From birds and planes to viruses and nano-device components, taking inspiration from the wonders of nature’s biological systems is nothing new. But biomimetics is a growing field and its potential is, in principle, unlimited.
However, until now, there has been no official uniformity in the field – and thus little recognition – with the word “biomimetic” or its country cousin “bionic” often being misused. A new set of International Standards aims to increase acceptance of biomimetic products, smoothing out legal issues and boosting economic opportunities. What’s more, as the practice mimics nature, it will boost sustainability as well.
ISO 18458, Biomimetics – Terminology, concepts and methodology, provides a framework for the terminology on biomimetics in scientific, industrial and educational fields while ISO 18459, Biomimetics – Biomimetic structural optimization, specifies the functions and scopes of biomimetic structural optimization methods that consider the ideal design of components to withstand things like weight or lifespan.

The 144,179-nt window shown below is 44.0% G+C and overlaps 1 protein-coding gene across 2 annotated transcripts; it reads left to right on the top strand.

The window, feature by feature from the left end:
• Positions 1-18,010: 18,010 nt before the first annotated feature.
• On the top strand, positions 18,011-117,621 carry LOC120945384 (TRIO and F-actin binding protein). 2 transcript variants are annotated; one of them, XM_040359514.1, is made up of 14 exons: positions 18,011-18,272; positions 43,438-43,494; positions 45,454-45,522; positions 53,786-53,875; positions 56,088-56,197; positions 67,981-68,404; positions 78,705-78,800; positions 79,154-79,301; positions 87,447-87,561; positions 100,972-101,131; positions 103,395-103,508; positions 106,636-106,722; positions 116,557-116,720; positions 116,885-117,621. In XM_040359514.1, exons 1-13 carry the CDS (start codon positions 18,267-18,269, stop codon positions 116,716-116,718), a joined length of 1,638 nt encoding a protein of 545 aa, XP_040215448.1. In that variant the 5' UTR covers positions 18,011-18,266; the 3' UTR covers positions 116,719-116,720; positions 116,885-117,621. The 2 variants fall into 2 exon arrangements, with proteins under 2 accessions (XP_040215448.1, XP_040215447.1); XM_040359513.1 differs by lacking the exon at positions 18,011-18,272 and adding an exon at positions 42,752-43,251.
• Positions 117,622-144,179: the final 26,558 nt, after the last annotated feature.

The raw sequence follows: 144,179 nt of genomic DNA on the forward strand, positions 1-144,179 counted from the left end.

Dr. Michael Schmitt, Secretary of the ISO technical committee that developed the standards and Project Manager at DIN, the ISO member for Germany, said the standards will help consumers of biomimetic products as much as producers.
“These new standards have the potential to remove technical barriers to the development of new and innovative products in this field and promote greater interdisciplinary cooperation,” he commented. “What’s more, they will provide greater legal and quality certainty, instilling confidence in consumers and producers alike.”
ISO 18458 and ISO 18459 can be purchased from your local ISO member or through the ISO Store.